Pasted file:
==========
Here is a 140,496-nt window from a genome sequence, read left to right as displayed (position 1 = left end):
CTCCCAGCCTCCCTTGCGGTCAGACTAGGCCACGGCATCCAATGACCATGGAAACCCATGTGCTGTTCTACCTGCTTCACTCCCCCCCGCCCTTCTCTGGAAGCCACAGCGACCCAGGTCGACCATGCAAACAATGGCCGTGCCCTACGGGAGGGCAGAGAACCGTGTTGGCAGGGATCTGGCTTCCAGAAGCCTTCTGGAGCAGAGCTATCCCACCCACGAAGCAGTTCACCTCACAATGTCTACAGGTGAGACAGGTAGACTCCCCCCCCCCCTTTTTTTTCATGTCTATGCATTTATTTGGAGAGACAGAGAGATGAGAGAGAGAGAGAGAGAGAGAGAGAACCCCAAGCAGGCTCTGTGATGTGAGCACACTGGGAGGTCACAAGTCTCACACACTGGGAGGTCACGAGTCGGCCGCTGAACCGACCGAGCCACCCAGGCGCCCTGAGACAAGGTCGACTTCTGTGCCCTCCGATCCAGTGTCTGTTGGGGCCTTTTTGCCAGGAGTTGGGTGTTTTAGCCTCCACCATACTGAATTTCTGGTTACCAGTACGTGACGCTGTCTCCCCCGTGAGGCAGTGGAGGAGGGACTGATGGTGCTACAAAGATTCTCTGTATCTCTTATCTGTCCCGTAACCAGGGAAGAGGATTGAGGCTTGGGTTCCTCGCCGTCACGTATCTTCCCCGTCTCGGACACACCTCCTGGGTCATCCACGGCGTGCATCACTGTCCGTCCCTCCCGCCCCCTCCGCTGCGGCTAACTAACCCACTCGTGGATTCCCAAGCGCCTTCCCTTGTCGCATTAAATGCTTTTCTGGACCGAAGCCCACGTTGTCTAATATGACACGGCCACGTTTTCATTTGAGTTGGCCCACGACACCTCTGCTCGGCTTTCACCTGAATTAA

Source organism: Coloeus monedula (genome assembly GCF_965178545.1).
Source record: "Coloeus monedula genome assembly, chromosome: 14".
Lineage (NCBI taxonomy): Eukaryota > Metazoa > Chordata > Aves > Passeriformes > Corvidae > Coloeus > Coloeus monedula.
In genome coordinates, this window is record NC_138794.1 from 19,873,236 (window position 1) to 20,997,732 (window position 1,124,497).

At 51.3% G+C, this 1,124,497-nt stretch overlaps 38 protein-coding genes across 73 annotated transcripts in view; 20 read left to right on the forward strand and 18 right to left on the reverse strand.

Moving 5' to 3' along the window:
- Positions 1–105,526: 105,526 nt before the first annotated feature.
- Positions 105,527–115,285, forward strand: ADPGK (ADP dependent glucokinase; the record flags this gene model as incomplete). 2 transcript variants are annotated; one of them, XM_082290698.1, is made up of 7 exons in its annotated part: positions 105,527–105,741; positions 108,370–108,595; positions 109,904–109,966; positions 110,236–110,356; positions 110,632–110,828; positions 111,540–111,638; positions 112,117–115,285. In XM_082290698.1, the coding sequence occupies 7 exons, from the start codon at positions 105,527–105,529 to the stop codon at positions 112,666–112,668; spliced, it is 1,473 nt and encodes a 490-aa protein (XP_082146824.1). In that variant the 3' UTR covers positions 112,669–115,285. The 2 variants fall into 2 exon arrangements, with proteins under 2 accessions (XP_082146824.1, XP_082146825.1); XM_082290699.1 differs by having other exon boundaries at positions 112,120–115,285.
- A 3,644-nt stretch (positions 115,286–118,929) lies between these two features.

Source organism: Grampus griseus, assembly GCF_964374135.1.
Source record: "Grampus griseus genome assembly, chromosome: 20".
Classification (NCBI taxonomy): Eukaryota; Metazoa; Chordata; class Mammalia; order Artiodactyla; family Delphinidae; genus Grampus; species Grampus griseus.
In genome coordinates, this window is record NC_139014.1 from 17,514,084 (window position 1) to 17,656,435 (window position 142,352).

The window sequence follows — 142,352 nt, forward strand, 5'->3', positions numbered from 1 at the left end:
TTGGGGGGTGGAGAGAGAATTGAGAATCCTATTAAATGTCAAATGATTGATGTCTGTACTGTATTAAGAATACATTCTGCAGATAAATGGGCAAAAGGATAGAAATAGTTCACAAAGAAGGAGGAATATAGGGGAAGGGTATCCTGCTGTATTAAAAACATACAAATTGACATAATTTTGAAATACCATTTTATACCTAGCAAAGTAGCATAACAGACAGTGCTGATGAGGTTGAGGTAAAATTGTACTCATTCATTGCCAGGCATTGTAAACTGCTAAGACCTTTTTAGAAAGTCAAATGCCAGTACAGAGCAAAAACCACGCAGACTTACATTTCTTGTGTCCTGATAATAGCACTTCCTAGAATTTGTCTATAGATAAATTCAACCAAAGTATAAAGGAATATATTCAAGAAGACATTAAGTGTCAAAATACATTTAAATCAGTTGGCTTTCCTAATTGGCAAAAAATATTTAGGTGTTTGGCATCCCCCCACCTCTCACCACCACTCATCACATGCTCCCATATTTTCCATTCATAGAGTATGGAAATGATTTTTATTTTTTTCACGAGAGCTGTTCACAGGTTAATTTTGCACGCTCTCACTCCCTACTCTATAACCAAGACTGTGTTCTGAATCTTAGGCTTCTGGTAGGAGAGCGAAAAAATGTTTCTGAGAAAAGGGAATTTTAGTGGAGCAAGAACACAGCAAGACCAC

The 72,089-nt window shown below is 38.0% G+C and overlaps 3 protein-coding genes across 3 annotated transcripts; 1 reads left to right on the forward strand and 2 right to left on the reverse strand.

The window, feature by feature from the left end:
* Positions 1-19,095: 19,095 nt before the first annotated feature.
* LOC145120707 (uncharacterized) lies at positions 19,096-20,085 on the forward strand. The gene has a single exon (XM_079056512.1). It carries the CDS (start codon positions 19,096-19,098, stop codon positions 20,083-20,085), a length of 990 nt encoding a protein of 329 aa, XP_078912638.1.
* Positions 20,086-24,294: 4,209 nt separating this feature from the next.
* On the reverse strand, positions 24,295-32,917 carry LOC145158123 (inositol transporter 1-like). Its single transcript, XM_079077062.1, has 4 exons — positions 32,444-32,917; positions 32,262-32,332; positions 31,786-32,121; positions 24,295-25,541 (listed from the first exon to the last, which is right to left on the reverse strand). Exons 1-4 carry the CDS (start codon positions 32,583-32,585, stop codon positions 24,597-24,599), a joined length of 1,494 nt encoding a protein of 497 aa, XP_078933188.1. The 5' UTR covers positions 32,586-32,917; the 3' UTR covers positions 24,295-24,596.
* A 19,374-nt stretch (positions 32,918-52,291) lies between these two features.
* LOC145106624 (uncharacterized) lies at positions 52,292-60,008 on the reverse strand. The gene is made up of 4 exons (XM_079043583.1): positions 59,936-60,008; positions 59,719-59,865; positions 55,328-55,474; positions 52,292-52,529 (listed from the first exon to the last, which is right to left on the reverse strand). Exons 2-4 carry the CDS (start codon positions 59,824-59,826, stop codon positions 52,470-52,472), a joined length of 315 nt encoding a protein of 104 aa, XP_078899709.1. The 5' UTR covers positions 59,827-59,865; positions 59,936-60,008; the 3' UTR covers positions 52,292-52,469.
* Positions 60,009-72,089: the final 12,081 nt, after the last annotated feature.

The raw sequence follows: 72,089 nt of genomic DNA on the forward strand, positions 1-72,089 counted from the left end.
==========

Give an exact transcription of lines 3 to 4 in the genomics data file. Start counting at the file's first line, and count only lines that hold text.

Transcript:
Source organism: Coloeus monedula (genome assembly GCF_965178545.1).
Source record: "Coloeus monedula genome assembly, chromosome: 14".